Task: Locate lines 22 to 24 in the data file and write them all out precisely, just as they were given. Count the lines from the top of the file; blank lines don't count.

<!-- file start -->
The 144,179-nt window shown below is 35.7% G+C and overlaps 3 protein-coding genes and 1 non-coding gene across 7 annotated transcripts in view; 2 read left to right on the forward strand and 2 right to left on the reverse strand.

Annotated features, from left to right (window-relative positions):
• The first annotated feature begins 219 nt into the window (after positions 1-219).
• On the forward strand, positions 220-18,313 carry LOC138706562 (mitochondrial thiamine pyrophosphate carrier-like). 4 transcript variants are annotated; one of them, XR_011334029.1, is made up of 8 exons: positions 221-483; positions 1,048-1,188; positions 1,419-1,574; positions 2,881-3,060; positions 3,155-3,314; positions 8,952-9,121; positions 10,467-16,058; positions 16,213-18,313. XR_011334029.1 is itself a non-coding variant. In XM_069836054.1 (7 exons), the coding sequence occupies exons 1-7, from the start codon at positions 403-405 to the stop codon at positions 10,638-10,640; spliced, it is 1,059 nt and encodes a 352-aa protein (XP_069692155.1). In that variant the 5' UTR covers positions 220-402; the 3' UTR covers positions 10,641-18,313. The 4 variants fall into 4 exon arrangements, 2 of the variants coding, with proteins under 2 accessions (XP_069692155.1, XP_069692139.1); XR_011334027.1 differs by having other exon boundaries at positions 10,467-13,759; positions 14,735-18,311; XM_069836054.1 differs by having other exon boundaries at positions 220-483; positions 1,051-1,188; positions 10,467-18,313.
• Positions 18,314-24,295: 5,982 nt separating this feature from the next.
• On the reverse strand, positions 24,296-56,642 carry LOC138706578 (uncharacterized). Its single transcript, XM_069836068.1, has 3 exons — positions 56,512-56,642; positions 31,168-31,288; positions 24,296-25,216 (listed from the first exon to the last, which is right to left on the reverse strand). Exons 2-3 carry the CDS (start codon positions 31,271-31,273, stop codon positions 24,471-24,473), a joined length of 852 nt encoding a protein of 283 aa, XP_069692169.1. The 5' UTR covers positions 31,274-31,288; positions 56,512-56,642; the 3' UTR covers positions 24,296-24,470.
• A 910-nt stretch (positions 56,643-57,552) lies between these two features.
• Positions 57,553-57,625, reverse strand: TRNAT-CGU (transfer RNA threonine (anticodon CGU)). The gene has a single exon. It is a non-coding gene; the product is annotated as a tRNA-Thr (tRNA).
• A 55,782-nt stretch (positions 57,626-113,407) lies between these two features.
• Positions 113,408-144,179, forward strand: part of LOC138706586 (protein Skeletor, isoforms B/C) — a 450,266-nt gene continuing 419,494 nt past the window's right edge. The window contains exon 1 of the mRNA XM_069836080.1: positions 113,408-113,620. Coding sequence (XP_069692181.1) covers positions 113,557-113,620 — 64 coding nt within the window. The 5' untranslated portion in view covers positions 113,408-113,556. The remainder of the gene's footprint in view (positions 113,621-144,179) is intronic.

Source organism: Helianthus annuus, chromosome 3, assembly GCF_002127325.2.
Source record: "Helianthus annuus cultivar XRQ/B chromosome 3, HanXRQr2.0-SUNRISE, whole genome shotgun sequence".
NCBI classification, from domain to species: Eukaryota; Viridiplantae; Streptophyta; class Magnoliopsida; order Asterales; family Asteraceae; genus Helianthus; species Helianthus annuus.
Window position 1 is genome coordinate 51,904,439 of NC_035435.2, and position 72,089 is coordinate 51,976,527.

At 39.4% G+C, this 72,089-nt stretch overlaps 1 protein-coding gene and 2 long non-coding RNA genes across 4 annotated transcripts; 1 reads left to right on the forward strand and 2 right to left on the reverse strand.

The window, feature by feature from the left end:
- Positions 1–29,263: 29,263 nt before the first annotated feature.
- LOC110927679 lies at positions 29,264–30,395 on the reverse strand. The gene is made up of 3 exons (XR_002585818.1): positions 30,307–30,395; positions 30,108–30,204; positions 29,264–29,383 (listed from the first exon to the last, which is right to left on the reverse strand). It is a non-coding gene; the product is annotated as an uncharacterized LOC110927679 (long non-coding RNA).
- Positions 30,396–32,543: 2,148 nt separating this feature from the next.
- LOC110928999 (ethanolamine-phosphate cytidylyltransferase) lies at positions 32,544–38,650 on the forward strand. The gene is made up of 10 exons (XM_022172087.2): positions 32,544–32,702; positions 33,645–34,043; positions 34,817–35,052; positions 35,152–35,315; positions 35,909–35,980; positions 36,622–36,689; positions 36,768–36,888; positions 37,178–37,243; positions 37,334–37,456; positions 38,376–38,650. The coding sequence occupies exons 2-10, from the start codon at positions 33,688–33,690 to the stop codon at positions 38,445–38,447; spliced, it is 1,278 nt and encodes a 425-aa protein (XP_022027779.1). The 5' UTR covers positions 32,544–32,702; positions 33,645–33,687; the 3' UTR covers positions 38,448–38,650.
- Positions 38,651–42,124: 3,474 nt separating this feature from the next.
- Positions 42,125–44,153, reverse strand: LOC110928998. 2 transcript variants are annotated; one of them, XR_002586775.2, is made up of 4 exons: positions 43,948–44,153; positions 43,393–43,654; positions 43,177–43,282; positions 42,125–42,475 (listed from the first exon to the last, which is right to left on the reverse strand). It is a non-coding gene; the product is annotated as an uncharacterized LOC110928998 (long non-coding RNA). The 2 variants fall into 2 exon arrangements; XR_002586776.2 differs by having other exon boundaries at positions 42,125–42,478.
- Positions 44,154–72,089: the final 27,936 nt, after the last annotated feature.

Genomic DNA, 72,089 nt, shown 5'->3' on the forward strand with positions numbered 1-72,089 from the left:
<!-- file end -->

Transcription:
- Positions 42,125–44,153, reverse strand: LOC110928998. 2 transcript variants are annotated; one of them, XR_002586775.2, is made up of 4 exons: positions 43,948–44,153; positions 43,393–43,654; positions 43,177–43,282; positions 42,125–42,475 (listed from the first exon to the last, which is right to left on the reverse strand). It is a non-coding gene; the product is annotated as an uncharacterized LOC110928998 (long non-coding RNA). The 2 variants fall into 2 exon arrangements; XR_002586776.2 differs by having other exon boundaries at positions 42,125–42,478.
- Positions 44,154–72,089: the final 27,936 nt, after the last annotated feature.

Genomic DNA, 72,089 nt, shown 5'->3' on the forward strand with positions numbered 1-72,089 from the left: